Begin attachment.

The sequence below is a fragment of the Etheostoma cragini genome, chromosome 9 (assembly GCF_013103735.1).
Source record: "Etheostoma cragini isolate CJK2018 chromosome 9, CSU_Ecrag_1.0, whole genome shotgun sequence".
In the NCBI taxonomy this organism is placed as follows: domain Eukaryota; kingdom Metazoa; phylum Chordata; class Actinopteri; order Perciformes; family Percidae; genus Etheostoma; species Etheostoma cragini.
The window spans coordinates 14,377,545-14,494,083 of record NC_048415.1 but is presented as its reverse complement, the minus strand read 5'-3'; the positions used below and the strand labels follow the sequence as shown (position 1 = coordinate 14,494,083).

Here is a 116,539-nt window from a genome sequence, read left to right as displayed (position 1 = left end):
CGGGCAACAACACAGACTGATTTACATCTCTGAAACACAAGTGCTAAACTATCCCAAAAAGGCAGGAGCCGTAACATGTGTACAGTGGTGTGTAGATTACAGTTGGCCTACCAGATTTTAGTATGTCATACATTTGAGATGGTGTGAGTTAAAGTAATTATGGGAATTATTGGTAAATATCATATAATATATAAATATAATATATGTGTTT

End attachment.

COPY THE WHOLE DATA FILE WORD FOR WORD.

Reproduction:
The sequence below is a fragment of the Etheostoma cragini genome, chromosome 9 (assembly GCF_013103735.1).
Source record: "Etheostoma cragini isolate CJK2018 chromosome 9, CSU_Ecrag_1.0, whole genome shotgun sequence".
In the NCBI taxonomy this organism is placed as follows: domain Eukaryota; kingdom Metazoa; phylum Chordata; class Actinopteri; order Perciformes; family Percidae; genus Etheostoma; species Etheostoma cragini.
The window spans coordinates 14,377,545-14,494,083 of record NC_048415.1 but is presented as its reverse complement, the minus strand read 5'-3'; the positions used below and the strand labels follow the sequence as shown (position 1 = coordinate 14,494,083).

Here is a 116,539-nt window from a genome sequence, read left to right as displayed (position 1 = left end):
CGGGCAACAACACAGACTGATTTACATCTCTGAAACACAAGTGCTAAACTATCCCAAAAAGGCAGGAGCCGTAACATGTGTACAGTGGTGTGTAGATTACAGTTGGCCTACCAGATTTTAGTATGTCATACATTTGAGATGGTGTGAGTTAAAGTAATTATGGGAATTATTGGTAAATATCATATAATATATAAATATAATATATGTGTTT